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Some areas will struggle to recruit extra PCN staff, admits NHS England

Some areas across the country will struggle to recruit the 20,000 additional primary care staff, NHS England has said. 

Speaking at the NAPC conference yesterday in Birmingham, NHS England director of primary care and system transformation Dominic Hardy admitted that it will be a 'real challenge' to employ 22,000 extra practice staff in some parts of England. 

Under the new network contract DES, funding will be unlocked to employ 22,000 additional practice staff – including pharmacists, physiotherapists, paramedics, physician associates and social prescribing workers – by 2023/24.

NHS England has guaranteed to cover 70% of the costs for pharmacists, physiotherapists, paramedics and physician associates and 100% for social prescribers.

In a Q&A on the current key issues in primary care, a member of the audience expressed concerns over the recruitment of the extra staff for the networks, including pharmacists and physios.

She asked Mr Hardy whether NHS England will allow 'any relaxation of those additional roles to be actually able to employ additional roles'.

In response, Mr Hardy recognised that some areas, such as the south west, will face 'real challenges' to recruit further staff.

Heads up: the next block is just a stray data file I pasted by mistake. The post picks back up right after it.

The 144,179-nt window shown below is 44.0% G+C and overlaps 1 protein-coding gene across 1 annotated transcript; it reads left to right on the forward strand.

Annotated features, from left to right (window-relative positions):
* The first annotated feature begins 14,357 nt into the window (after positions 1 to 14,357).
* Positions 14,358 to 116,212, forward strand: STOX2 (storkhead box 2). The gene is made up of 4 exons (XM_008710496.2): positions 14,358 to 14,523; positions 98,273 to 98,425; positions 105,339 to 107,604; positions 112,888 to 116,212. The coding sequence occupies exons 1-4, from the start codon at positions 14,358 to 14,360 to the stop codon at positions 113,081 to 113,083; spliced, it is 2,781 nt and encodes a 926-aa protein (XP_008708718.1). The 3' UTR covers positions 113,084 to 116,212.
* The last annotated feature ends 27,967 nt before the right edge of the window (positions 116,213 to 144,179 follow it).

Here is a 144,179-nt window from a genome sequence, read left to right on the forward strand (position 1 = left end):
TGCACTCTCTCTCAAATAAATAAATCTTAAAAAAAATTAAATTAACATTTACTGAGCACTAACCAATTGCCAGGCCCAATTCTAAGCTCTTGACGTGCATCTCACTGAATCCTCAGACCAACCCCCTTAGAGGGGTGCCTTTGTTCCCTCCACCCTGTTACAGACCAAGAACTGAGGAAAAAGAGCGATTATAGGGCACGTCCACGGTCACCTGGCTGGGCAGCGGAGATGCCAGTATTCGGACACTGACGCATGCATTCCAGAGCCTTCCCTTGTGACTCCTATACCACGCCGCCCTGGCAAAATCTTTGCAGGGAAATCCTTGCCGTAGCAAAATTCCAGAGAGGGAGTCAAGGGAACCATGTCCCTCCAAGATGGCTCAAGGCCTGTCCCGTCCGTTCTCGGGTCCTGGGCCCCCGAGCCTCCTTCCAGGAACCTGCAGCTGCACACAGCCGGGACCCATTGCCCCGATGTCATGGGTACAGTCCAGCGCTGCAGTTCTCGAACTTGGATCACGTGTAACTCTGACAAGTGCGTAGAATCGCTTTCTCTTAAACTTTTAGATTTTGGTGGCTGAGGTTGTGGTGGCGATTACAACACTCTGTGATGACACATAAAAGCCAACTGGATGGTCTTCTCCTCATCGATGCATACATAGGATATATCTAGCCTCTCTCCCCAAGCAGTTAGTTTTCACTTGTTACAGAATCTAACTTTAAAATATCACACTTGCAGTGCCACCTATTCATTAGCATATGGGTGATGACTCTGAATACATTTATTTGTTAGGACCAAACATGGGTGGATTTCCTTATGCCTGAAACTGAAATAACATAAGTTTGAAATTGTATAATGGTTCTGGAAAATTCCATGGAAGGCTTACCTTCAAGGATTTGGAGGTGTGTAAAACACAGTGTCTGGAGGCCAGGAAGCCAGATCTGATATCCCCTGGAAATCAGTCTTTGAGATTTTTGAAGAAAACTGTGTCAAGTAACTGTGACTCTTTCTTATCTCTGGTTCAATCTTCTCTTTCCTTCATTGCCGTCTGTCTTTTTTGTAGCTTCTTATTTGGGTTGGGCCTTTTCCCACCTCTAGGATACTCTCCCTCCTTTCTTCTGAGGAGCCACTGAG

He said: 'I don’t know. In the south west in particular I know we’ve got real challenges in the availability of some of the staff in those groups. What I think we’re doing next year is saying that there’s flexibility to recruit between the roles that will be part of the DES for 2020 one in the same level for the four years.

'I don't think it’s likely, if I’m completely honest, that we’re going to relax that entirely at the same level of DES for the coming years for them understaffed groups.'

He added: 'I think there are going to be things that we’re going to have to do for parts of the country like yours where the supply of clinical pharmacists, for example, I know it’s a massive challenge.

'We need to help our teams, locally and regionally, and get on board with HEE and the universities and think about how we are going to generate the supply because we know we’re going to be in this position for years and years to come and I completely agree that’s just unacceptable.'

Also speaking at the conference, and echoing Mr Hardy's comments, BMA GP committee member Dr Krishna Kasaraneni called the target of getting an extra 20,000 staff 'ambitious'.

GP leaders have previously expressed concerns that some networks - particularly those in deprived areas - might struggle to cover the remaining 30% of funding for some of the additional roles

In June, NHS Clinical Commissioners told Pulse that some of its members 'are concerned' their core funding is not enough to deliver the £1.50 per patient as mandated in the five-year GP contract.

Meanwhile, NHS England recently revealed that networks who will complete the seven national service requirements 'further' and 'faster' will be offered additional funding